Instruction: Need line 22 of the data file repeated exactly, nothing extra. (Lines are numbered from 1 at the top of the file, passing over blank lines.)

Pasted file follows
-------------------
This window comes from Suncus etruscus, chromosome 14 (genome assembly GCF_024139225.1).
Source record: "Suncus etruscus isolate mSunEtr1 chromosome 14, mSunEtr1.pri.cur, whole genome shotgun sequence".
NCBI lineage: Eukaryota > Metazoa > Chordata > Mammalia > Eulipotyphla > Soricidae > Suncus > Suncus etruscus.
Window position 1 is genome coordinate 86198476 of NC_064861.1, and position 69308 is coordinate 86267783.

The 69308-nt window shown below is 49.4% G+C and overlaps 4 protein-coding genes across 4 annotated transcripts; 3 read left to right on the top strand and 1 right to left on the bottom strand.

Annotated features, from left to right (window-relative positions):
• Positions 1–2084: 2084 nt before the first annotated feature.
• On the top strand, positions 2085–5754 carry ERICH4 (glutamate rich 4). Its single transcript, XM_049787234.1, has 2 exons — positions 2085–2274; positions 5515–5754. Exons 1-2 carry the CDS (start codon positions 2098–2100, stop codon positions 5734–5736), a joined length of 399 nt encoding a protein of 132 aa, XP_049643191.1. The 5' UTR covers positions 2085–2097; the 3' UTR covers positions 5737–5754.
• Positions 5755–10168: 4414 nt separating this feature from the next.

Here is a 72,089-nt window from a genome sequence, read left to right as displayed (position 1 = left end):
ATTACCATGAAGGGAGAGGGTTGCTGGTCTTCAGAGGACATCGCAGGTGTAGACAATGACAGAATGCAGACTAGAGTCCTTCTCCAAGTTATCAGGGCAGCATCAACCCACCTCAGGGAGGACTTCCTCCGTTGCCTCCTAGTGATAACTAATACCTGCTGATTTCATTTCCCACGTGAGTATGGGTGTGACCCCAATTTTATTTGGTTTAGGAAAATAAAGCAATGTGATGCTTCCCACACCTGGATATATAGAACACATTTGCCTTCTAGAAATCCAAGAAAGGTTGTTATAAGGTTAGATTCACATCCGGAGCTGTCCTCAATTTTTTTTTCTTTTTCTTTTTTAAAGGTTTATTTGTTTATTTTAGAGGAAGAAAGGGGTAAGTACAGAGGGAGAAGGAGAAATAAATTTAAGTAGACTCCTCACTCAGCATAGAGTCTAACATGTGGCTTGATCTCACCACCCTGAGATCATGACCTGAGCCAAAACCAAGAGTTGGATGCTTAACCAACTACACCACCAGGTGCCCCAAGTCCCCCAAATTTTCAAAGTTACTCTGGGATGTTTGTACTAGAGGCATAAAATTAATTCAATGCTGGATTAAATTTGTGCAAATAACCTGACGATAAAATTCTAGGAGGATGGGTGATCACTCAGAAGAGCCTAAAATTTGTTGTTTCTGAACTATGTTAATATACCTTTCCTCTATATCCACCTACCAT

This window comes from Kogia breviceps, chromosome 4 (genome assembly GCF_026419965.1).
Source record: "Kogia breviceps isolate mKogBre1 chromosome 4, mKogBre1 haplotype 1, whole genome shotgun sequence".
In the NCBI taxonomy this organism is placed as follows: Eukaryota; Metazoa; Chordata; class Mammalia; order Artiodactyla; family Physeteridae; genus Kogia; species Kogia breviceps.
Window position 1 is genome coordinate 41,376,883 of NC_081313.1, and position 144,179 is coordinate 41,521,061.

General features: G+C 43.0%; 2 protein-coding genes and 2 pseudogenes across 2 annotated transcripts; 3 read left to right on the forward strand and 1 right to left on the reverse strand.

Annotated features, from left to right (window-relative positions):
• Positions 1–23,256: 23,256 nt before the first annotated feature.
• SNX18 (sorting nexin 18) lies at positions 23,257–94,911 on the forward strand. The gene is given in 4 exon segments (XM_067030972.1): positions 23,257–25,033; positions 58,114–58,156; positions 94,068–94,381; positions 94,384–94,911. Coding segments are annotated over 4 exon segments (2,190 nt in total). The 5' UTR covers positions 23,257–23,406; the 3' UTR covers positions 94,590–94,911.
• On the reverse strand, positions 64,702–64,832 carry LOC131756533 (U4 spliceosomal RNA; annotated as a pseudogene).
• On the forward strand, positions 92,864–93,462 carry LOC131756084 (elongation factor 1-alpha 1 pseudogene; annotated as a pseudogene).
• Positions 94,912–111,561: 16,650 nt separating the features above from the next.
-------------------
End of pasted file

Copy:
• Positions 94,912–111,561: 16,650 nt separating the features above from the next.